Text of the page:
Collection OH020 - Ruth Silberberg Oral History


Reference code


Level of description



Ruth Silberberg Oral History


  • 1/16/1976 (Creation)
  • 16 January 1976 (Creation)


0.05 Linear Feet

Name of creator


Biographical history

Born in Germany, Ruth Silberberg (1906-1997) studied medicine at the University of Breslau (M.D. 1931) as did her husband Martin Silberberg (1895-1966). They often collaborated on research, particularly the study of aging and degenerative arthritis, until Martin's death in 1966. The Silberbergs met at the University of Breslau, where Martin was Ruth's professor. Martin was already a specialist in bone diseases, experimental cytology, and haematology. While on a Rockefeller traveling fellowship to the United States in 1928 and 1929, Martin worked with Leo Loeb at Washington University. After getting married in 1933, the Silberbergs worked jointly in the Institute of Pathology at Breslau until forced from their positions by the Nazi regime in 1934.

After leaving Germany, the Silberbergs settled in Canada where they joined the department of Pathology at Dalhousie University in Halifax, Nova Scotia. They moved to St. Louis in 1937 to work with Leo Loeb where Ruth was a researcher in the Department of Pathology. The Silberbergs were on staff at New York University in the Department of Pathology from 1941 until 1944. Then the Silberbergs returned to St. Louis to fill positions in the reorganized Department of Pathology at City Hospital and at Jewish Hospital. Both Martin and Ruth were also instructors in the Department of Pathology at Washington University. Ruth became Assistant Professor of Pathology in 1950, Associate Professor in 1957, and a full Professor in 1968. She retired as Professor Emerita and Lecturer in 1975, and later went to live and work in Israel in 1977.

Scope and content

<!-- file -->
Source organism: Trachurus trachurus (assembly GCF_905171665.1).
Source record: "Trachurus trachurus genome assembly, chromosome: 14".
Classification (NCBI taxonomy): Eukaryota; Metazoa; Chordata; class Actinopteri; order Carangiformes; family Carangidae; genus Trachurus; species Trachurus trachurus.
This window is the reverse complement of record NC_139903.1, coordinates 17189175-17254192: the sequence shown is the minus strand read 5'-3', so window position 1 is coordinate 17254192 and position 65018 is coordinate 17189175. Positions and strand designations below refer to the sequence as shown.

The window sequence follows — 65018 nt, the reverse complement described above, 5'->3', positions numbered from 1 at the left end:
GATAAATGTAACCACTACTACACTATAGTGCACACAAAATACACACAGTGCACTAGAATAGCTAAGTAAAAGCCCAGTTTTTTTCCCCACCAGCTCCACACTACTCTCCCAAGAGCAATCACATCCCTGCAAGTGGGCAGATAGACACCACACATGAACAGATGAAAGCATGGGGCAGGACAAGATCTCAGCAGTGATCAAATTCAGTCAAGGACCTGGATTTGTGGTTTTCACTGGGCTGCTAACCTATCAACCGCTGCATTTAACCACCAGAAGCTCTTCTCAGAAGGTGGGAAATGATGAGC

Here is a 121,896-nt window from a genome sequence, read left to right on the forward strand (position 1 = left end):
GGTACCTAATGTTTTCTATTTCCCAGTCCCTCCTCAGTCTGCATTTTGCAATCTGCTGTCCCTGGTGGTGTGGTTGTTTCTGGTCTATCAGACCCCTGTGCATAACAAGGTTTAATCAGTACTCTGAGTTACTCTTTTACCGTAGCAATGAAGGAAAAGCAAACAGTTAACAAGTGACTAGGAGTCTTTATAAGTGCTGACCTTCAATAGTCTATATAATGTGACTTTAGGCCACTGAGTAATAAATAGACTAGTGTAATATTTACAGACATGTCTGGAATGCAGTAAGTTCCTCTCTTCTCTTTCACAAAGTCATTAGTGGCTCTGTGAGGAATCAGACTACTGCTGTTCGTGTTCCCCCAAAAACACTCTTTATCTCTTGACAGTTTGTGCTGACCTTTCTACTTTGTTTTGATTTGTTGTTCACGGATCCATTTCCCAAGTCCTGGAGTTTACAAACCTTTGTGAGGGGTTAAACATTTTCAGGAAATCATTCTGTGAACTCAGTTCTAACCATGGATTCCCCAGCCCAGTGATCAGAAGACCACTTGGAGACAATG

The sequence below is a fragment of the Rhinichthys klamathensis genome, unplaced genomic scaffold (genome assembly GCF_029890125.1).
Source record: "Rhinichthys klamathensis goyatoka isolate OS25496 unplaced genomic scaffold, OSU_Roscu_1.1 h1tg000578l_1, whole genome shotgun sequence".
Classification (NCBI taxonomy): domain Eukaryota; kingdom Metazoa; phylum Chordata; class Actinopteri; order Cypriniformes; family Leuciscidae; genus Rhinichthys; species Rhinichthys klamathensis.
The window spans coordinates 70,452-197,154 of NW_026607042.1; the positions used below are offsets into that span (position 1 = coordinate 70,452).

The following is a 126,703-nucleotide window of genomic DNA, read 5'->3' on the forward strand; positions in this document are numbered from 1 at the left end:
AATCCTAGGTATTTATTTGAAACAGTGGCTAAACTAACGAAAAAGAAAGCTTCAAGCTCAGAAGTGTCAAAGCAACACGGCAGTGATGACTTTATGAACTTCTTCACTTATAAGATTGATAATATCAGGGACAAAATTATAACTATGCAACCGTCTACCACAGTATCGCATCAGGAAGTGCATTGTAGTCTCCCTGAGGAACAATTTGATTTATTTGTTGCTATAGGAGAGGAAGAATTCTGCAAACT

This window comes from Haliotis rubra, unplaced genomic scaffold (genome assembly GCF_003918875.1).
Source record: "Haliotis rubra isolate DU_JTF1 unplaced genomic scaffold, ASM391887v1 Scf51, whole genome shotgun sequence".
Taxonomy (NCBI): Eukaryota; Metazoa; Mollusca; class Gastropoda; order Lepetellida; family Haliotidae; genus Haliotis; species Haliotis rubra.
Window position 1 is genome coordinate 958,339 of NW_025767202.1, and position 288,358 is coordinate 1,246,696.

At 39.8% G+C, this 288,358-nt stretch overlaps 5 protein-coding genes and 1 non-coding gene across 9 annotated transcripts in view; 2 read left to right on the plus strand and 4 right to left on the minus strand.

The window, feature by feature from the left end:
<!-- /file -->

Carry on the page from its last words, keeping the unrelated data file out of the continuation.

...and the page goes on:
Silberberg discusses differences in medical education in Europe and the United States. She also discusses changes in the field of pathology in general and in the Department of Pathology at the Washington University School of Medicine over the course of her career. Changes due to the development of electron microscopy are recalled, as well as the difficulties Silberberg encountered working under dean of the medical school and head of the pathology department, Robert A. Moore. Silberberg talks of leaving Germany because of the rise of Nazism and her husband and her coming to St. Louis to work in with Leo Loeb. She also describes her research in growth and aging, the study of osteoarthritis, and the relation of diabetes and joint disease. Sound level of audio recording is not consistent. Interviewed by Estelle Brodman on January 16, 1976. OH020. Approximate Length 53 minutes.

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Conditions governing access

The collection is open and accessible for research.

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Users of the collection should read and abide by the Rights and Permissions guidelines at the Bernard Becker Medical Library Archives.

Users of the collection who wish to cite items from this collection, in whole or in part, in any form of publication must request, sign, and return a Statement of Use form to the Archives.

For detailed information regarding use of this collection, contact the Archives and Rare Book Department of the Becker Library (

Preferred Citation:

Item description, Reference Code, Bernard Becker Medical Library Archives, Washington University in St. Louis.

Languages of the material

  • English

Scripts of the material

  • Latin

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"Describing Archives: A Content Standard, Second Edition (DACS), 2013."

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© Copyright 2019 Bernard Becker Medical Library Archives. All rights reserved.

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